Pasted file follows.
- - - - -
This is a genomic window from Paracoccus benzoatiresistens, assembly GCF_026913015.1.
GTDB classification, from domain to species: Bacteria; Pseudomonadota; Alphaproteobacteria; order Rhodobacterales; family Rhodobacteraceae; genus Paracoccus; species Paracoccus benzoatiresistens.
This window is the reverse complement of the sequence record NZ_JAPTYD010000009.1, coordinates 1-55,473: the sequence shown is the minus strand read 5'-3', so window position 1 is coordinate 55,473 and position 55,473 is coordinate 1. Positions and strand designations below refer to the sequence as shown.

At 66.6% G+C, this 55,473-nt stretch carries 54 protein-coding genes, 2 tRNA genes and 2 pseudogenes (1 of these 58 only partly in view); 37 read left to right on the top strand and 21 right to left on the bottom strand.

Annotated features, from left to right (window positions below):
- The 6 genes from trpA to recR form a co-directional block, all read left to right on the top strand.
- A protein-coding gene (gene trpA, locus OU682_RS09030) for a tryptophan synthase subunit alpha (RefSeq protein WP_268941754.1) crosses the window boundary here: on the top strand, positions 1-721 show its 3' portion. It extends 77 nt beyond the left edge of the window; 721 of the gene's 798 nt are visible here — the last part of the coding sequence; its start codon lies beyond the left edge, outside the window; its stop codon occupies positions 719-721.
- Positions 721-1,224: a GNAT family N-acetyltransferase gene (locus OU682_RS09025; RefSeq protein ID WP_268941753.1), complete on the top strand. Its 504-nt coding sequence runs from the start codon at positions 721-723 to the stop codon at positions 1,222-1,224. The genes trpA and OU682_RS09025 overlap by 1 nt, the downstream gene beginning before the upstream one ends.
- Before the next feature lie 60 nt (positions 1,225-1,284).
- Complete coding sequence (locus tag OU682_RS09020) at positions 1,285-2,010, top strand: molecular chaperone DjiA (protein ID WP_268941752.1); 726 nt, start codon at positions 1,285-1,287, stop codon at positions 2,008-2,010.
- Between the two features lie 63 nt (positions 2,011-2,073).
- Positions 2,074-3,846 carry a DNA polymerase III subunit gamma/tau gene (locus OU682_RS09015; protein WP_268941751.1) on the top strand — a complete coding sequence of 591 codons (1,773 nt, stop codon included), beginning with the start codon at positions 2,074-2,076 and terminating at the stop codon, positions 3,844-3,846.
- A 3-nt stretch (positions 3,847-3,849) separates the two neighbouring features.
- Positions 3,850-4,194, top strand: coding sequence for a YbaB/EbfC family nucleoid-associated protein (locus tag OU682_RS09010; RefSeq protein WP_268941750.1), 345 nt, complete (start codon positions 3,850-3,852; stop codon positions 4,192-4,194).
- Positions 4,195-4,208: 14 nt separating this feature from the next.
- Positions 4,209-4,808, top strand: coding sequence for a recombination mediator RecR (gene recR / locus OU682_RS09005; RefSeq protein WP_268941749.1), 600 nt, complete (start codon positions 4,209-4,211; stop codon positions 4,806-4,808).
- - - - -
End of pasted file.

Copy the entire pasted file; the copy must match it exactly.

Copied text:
This is a genomic window from Paracoccus benzoatiresistens, assembly GCF_026913015.1.
GTDB classification, from domain to species: Bacteria; Pseudomonadota; Alphaproteobacteria; order Rhodobacterales; family Rhodobacteraceae; genus Paracoccus; species Paracoccus benzoatiresistens.
This window is the reverse complement of the sequence record NZ_JAPTYD010000009.1, coordinates 1-55,473: the sequence shown is the minus strand read 5'-3', so window position 1 is coordinate 55,473 and position 55,473 is coordinate 1. Positions and strand designations below refer to the sequence as shown.

At 66.6% G+C, this 55,473-nt stretch carries 54 protein-coding genes, 2 tRNA genes and 2 pseudogenes (1 of these 58 only partly in view); 37 read left to right on the top strand and 21 right to left on the bottom strand.

Annotated features, from left to right (window positions below):
- The 6 genes from trpA to recR form a co-directional block, all read left to right on the top strand.
- A protein-coding gene (gene trpA, locus OU682_RS09030) for a tryptophan synthase subunit alpha (RefSeq protein WP_268941754.1) crosses the window boundary here: on the top strand, positions 1-721 show its 3' portion. It extends 77 nt beyond the left edge of the window; 721 of the gene's 798 nt are visible here — the last part of the coding sequence; its start codon lies beyond the left edge, outside the window; its stop codon occupies positions 719-721.
- Positions 721-1,224: a GNAT family N-acetyltransferase gene (locus OU682_RS09025; RefSeq protein ID WP_268941753.1), complete on the top strand. Its 504-nt coding sequence runs from the start codon at positions 721-723 to the stop codon at positions 1,222-1,224. The genes trpA and OU682_RS09025 overlap by 1 nt, the downstream gene beginning before the upstream one ends.
- Before the next feature lie 60 nt (positions 1,225-1,284).
- Complete coding sequence (locus tag OU682_RS09020) at positions 1,285-2,010, top strand: molecular chaperone DjiA (protein ID WP_268941752.1); 726 nt, start codon at positions 1,285-1,287, stop codon at positions 2,008-2,010.
- Between the two features lie 63 nt (positions 2,011-2,073).
- Positions 2,074-3,846 carry a DNA polymerase III subunit gamma/tau gene (locus OU682_RS09015; protein WP_268941751.1) on the top strand — a complete coding sequence of 591 codons (1,773 nt, stop codon included), beginning with the start codon at positions 2,074-2,076 and terminating at the stop codon, positions 3,844-3,846.
- A 3-nt stretch (positions 3,847-3,849) separates the two neighbouring features.
- Positions 3,850-4,194, top strand: coding sequence for a YbaB/EbfC family nucleoid-associated protein (locus tag OU682_RS09010; RefSeq protein WP_268941750.1), 345 nt, complete (start codon positions 3,850-3,852; stop codon positions 4,192-4,194).
- Positions 4,195-4,208: 14 nt separating this feature from the next.
- Positions 4,209-4,808, top strand: coding sequence for a recombination mediator RecR (gene recR / locus OU682_RS09005; RefSeq protein WP_268941749.1), 600 nt, complete (start codon positions 4,209-4,211; stop codon positions 4,806-4,808).